It was an innocuous error that President Biden made on his first day in office — and that he has now corrected, to the relief of climate advocates.
When Biden issued an expansive day one executive order on climate change and public health, it included a little-noticed provision that intended to reinstate a flood-mitigation policy that President Obama had established in 2015 and President Trump revoked in 2017.
But in April, White House attorneys determined that Biden’s order had not actually reinstated the Federal Flood Risk Management Standard. The standard would require new federally funded projects located in flood zones to be built to withstand climate impacts such as sea-level rise.
Biden’s latest executive order on climate change, signed Thursday, corrects the earlier mistake and officially puts the flood standard in place.
"It’s an excellent move," said Joel Scata, a water and climate attorney at the Natural Resources Defense Council.
"A great step," said Chris Brown, executive director of SmarterSafer, a coalition of environmental, taxpayer and insurance groups that promotes disaster resilience.
A White House official confirmed to E&E News that Biden had reinstated the standard in his latest executive order, which primarily requires federal agencies to assess the economic threat that climate change poses to the U.S. financial system.
Biden’s action came days after three Democratic senators introduced legislation that would codify the flood standard as law, making it harder for a subsequent administration to overturn.
And it comes as the Biden administration is proposing to spend about $2 trillion in federal taxpayer money on infrastructure projects — the type of projects that could be subject to the new flood standard if agencies can implement the measure quickly enough.
"If you’re going to invest these types of funds, they’ve got to be able to withstand the changing climate, and they’ve got to be able to better withstand flood risk," Brown said.
The standard will require new buildings and facilities built with federal money in flood-prone areas to be elevated 2 to 3 feet above projected flood levels or to have equivalent flood protection. It applies to projects such as subsidized housing, EPA-funded water and sewer plants, roads and bridges financed by the Department of Transportation, and infrastructure rebuilt with Federal Emergency Management Agency disaster funds.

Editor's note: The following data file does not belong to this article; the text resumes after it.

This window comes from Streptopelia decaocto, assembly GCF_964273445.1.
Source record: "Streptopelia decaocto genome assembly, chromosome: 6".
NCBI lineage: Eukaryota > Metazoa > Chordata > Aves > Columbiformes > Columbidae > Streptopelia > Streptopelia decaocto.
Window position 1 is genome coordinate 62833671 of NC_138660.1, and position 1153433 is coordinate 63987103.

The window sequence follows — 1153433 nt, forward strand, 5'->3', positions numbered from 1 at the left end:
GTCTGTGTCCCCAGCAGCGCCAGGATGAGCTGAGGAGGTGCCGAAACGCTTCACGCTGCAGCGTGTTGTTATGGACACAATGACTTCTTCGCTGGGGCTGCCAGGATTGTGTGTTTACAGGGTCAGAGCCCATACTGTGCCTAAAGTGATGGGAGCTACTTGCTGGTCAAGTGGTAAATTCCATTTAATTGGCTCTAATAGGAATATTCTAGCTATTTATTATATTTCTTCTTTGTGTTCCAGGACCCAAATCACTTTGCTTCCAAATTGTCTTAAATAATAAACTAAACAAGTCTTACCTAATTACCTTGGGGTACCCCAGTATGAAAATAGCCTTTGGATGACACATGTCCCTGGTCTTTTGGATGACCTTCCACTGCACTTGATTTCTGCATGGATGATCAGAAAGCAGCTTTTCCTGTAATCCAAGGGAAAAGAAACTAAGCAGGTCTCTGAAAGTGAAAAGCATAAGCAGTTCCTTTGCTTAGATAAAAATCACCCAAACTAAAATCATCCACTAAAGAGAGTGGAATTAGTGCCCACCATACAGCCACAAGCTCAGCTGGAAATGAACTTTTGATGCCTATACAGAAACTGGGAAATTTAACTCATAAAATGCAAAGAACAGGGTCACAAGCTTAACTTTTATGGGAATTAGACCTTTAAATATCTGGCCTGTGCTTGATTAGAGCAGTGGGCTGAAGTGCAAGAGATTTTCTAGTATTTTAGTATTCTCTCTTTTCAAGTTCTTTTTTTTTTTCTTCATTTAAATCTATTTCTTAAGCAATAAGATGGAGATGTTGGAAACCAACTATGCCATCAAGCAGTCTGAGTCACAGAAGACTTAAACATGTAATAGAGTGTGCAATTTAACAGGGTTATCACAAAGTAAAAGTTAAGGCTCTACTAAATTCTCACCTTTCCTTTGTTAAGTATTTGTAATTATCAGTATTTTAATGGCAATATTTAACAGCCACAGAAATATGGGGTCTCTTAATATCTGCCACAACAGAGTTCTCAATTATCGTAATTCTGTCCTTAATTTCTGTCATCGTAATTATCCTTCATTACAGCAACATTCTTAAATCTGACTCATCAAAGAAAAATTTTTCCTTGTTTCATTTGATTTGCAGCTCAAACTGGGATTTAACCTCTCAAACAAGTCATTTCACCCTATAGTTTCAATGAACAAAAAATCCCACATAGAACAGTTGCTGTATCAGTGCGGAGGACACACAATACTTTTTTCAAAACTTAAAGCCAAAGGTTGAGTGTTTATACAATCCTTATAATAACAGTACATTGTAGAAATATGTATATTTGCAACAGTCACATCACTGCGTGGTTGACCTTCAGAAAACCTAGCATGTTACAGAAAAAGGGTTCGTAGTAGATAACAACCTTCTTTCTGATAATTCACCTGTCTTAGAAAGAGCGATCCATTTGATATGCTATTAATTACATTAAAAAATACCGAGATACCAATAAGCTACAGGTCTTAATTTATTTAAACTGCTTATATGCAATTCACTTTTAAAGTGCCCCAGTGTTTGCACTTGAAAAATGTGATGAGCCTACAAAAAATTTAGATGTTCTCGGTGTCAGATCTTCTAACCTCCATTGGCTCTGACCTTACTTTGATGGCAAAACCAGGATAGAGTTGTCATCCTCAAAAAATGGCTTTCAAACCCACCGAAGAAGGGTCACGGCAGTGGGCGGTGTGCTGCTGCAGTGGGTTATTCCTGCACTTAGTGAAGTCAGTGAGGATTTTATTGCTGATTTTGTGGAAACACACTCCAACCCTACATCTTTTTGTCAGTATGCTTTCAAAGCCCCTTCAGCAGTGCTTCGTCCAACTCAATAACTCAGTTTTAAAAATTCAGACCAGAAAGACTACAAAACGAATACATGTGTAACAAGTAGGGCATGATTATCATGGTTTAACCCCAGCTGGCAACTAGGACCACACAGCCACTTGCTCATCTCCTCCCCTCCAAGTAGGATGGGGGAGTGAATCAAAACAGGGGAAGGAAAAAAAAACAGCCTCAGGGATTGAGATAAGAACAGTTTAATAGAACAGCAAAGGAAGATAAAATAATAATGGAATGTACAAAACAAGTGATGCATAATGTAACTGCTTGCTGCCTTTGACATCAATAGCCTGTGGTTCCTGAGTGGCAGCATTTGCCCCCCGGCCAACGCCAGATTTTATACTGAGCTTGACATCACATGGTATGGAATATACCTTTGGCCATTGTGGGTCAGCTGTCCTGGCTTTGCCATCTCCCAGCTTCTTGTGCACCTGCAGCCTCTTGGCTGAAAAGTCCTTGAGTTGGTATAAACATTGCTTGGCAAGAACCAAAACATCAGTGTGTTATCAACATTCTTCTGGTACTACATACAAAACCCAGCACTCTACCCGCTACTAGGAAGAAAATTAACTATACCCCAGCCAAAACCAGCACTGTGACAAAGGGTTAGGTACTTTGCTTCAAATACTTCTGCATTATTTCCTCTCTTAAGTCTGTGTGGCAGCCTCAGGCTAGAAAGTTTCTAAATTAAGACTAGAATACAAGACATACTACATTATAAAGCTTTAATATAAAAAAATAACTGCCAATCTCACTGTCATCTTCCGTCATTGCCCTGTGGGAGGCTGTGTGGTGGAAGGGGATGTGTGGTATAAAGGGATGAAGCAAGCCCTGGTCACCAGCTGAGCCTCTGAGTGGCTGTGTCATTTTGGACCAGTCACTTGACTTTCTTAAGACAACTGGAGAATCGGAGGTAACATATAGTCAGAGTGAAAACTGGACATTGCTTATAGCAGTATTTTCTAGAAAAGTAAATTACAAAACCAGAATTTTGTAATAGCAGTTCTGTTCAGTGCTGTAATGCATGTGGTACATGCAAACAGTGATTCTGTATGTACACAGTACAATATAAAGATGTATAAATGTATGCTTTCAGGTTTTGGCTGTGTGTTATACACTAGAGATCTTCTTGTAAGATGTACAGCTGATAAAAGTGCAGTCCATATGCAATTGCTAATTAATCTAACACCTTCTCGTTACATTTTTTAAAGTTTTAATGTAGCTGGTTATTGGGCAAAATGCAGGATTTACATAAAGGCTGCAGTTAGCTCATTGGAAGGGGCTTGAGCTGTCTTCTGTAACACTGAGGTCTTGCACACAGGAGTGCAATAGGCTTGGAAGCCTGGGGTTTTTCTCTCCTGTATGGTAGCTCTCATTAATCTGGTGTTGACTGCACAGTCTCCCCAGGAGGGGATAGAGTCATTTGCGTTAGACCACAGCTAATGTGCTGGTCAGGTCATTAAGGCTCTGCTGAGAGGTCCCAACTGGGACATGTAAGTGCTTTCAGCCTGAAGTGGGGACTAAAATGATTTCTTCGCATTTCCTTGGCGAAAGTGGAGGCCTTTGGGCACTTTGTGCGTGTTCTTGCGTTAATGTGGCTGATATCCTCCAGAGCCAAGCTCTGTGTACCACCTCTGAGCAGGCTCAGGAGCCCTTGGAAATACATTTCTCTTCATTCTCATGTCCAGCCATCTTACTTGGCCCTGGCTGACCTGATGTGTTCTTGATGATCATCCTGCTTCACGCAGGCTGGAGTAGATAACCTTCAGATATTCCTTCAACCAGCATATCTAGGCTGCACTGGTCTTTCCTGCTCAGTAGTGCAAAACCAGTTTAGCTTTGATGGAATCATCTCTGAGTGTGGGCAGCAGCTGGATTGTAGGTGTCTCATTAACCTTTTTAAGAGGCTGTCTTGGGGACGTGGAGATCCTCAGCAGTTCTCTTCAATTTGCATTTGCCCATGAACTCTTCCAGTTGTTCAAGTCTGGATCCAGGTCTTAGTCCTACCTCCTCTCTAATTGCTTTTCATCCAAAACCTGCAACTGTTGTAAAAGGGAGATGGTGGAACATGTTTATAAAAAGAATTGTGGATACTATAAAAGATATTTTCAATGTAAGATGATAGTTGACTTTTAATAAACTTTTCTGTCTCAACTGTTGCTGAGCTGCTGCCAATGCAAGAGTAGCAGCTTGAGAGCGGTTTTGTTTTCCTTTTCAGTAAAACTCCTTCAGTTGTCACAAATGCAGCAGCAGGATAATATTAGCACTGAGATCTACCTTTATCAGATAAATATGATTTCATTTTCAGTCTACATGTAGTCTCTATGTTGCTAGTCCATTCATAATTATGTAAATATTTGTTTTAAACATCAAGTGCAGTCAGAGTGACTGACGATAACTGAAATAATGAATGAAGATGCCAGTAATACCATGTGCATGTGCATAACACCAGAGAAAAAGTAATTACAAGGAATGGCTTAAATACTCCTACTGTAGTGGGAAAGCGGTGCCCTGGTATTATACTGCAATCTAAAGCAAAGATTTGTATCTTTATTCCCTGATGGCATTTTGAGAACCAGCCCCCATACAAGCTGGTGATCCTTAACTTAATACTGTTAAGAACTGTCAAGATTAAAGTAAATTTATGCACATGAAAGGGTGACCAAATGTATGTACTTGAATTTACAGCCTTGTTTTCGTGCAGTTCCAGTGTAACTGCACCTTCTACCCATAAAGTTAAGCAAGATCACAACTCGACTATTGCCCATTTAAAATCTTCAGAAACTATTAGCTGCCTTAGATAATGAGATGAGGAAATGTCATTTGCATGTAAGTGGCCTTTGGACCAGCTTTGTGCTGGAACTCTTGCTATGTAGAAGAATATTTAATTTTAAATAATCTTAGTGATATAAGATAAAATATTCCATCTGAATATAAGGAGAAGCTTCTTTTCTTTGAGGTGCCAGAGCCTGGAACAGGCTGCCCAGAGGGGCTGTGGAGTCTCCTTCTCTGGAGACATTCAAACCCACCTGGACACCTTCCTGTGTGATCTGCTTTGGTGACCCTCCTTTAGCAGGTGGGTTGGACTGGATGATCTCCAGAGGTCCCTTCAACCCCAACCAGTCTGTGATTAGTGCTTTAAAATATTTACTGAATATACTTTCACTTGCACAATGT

The standard could increase construction costs by about 2% to 3%, but Scata of the NRDC said it will save money and possibly lives in the long term by preventing the projects from sustaining flood damage.
"Building to the climate of the past is no longer tenable," Scata said.
Climate advocates had made reinstating the flood standard a top priority after Biden’s election in November.
Sen. Chris Van Hollen (D-Md.) said in a statement that his bill to establish a federal flood standard will ensure that U.S. infrastructure is "resilient enough to better withstand the current and forthcoming challenges of climate change." The other sponsors are Democratic Sens. Brian Schatz of Hawaii and Cory Booker of New Jersey.
The three senators introduced similar legislation in September 2017, one month after Trump revoked the standard that Obama had established through an executive order. The bill garnered no additional sponsors and received no action in the Senate Banking, Housing and Urban Affairs Committee. A companion bill in the House, sponsored by Rep. Jamie Raskin (D-Md.), also died in a committee.
SmarterSafer’s Brown said the legislation could generate additional support as lawmakers consider massive spending on infrastructure projects.
"When we’re talking about spending this amount of money, we cannot continue to chase good money with bad. That’s something that resonates with taxpayers and taxpayer advocates around Washington," Brown said.
SmarterSafer’s sponsors include groups such as the National Taxpayers Union, Taxpayers for Common Sense and the Coalition to Reduce Spending, as well as insurers and environmental groups.
Although Biden’s executive order is effective immediately, the flood standard could take years to implement because federal agencies will have to adopt rules that explain how the standard is to be applied.
After Obama established the flood standard through executive order in January 2015, agencies including EPA, HUD and FEMA began a rulemaking process that stopped abruptly in August 2017 when Trump revoked the standard.
Agencies that started rulemaking previously could potentially reintroduce the rules they were working on in 2017. That would be faster than starting from scratch, Scata of the NRDC said.
It’s not clear what caused the White House to decide last month that Biden’s day one executive order failed to reinstate the flood standard. The wording of the order confused many people, including Craig Fugate, who ran FEMA under Obama, because it said only that Biden was revoking Trump’s executive order that revoked Obama’s order establishing the flood standard.
Biden’s latest executive order is more explicit. It says the Obama order "is hereby reinstated, thereby reestablishing the FFRMS" — the acronym for the flood standard.